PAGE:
California drought: Why farmers are 'exporting water' to China By Alastair Leithead BBC News, Los Angeles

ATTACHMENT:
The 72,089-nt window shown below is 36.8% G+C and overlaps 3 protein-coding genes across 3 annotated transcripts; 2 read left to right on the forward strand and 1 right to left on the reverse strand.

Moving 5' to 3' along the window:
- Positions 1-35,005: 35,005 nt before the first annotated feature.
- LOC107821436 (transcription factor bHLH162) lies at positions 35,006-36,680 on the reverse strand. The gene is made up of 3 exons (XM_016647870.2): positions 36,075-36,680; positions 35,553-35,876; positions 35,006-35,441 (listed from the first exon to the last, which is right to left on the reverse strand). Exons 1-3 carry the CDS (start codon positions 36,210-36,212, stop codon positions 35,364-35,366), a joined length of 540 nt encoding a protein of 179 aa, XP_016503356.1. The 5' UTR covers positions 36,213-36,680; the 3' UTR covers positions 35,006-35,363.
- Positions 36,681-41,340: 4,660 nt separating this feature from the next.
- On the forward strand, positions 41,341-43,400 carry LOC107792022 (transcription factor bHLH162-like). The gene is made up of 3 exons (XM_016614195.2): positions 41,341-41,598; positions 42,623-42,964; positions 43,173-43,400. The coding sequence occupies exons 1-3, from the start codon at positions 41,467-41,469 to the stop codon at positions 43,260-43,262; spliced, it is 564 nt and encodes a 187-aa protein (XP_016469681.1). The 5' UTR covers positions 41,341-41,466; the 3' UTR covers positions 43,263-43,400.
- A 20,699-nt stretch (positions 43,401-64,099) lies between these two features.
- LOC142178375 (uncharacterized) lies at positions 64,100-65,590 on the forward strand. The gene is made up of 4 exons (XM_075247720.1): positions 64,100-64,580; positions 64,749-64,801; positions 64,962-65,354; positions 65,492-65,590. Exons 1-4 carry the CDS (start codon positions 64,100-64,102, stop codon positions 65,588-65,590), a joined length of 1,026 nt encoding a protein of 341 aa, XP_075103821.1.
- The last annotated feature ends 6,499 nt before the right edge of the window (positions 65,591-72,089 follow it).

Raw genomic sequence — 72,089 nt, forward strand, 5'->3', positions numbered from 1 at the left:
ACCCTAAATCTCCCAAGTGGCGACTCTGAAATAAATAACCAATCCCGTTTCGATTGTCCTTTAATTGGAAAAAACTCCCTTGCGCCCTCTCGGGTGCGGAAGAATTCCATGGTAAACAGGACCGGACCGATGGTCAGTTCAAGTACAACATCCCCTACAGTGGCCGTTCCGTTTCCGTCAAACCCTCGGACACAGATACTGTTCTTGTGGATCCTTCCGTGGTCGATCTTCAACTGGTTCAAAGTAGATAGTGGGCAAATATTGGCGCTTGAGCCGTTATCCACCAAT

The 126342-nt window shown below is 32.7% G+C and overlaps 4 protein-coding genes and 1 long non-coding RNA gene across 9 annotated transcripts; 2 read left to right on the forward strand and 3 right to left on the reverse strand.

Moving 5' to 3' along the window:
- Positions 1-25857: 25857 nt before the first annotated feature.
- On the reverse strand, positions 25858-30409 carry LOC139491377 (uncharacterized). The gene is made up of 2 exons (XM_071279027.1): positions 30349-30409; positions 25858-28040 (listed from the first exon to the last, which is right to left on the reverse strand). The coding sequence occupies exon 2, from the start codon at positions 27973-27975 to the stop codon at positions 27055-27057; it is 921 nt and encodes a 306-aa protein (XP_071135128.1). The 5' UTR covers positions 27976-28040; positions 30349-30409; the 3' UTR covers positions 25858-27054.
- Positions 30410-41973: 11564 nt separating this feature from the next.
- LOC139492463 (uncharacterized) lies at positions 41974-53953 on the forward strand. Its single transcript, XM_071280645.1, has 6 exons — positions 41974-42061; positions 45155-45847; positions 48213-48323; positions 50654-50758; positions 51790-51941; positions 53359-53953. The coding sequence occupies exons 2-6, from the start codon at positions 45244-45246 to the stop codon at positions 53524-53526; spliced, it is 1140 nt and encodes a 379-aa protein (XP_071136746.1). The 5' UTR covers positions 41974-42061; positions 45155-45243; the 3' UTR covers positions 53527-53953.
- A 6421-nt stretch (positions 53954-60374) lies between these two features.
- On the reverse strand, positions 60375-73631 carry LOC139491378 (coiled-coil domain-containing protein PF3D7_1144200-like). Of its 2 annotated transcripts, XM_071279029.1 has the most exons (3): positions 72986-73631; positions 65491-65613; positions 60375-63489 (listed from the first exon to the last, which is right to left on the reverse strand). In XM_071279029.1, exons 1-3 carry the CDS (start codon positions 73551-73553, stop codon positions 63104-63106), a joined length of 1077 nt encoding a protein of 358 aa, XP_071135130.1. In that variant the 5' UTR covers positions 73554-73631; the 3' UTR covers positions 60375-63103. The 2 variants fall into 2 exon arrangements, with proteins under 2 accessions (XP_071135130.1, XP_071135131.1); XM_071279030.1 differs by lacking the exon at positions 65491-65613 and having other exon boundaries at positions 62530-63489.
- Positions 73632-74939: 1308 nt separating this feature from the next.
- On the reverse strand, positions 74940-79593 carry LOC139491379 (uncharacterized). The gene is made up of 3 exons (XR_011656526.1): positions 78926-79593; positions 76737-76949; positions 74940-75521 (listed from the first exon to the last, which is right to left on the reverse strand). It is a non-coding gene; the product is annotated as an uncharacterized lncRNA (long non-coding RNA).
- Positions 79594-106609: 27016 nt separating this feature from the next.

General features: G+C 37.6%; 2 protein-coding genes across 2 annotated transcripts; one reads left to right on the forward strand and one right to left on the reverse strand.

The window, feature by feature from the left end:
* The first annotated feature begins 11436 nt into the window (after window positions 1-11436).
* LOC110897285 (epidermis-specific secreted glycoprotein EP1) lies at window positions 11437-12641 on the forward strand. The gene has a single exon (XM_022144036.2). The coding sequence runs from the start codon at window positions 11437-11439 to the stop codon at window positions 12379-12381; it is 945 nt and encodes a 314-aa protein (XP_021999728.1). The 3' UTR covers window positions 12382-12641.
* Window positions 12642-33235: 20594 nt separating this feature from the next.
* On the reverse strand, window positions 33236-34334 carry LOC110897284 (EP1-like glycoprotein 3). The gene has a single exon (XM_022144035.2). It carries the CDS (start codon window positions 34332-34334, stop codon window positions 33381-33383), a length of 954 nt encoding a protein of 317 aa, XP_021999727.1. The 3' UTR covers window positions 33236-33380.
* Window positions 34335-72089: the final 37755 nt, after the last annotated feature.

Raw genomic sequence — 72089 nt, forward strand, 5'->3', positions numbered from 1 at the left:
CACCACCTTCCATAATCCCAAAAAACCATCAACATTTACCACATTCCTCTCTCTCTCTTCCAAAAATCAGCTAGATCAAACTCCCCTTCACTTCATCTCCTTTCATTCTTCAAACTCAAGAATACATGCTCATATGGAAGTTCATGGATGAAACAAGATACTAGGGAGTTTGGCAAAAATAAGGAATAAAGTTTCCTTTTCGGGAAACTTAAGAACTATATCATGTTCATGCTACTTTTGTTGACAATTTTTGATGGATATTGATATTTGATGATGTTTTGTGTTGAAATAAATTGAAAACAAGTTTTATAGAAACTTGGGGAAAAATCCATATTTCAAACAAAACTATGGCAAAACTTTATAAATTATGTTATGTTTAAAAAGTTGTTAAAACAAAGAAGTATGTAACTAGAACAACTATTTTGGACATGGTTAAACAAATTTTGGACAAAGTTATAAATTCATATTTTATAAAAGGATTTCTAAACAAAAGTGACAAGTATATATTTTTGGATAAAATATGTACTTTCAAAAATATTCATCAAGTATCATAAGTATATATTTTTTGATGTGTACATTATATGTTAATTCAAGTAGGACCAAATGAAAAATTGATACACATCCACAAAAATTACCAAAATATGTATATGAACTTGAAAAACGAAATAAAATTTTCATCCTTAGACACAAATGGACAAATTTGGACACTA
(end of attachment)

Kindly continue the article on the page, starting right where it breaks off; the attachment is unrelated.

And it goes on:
While historic winter storms have battered much of the US, California is suffering its worst drought on record. So why is America's most valuable farming state using billions of gallons of water to grow hay - specifically alfalfa - which is then shipped to China? The reservoirs of California are just a fraction of capacity amid the worst drought in the state's history. "This should be like Eden right now," farmer John Dofflemyer says, looking out over a brutally dry, brown valley as his remaining cows feed on the hay he's had to buy in to keep them healthy. In the dried-up fields of California's Central Valley, farmers like Dofflemyer are selling their cattle. Others have to choose which crops get the scarce irrigation water and which will wither. "These dry times, this drought, has a far-reaching impact well beyond California," he said as the cattle fell in line behind his small tractor following the single hay bale on the back. "We have never seen anything like this before - it's new ground for everybody." California is the biggest agricultural state in the US - half the nation's fruit and vegetables are grown here. Farmers are calling for urgent help, people in cities are being told to conserve water and the governor is warning of record drought. But at the other end of the state the water is flowing as the sprinklers are making it rain in at least one part of southern California. The farmers are making hay while the year-round sun shines, and they are exporting cattle-feed to China. The southern Imperial Valley, which borders Mexico, draws its water from the Colorado river along the blue liquid lifeline of the All American Canal. It brings the desert alive with hundreds of hectares of lush green fields - much of it alfalfa hay, a water-hungry but nutritious animal feed which once propped up the dairy industry here, and is now doing a similar job in...
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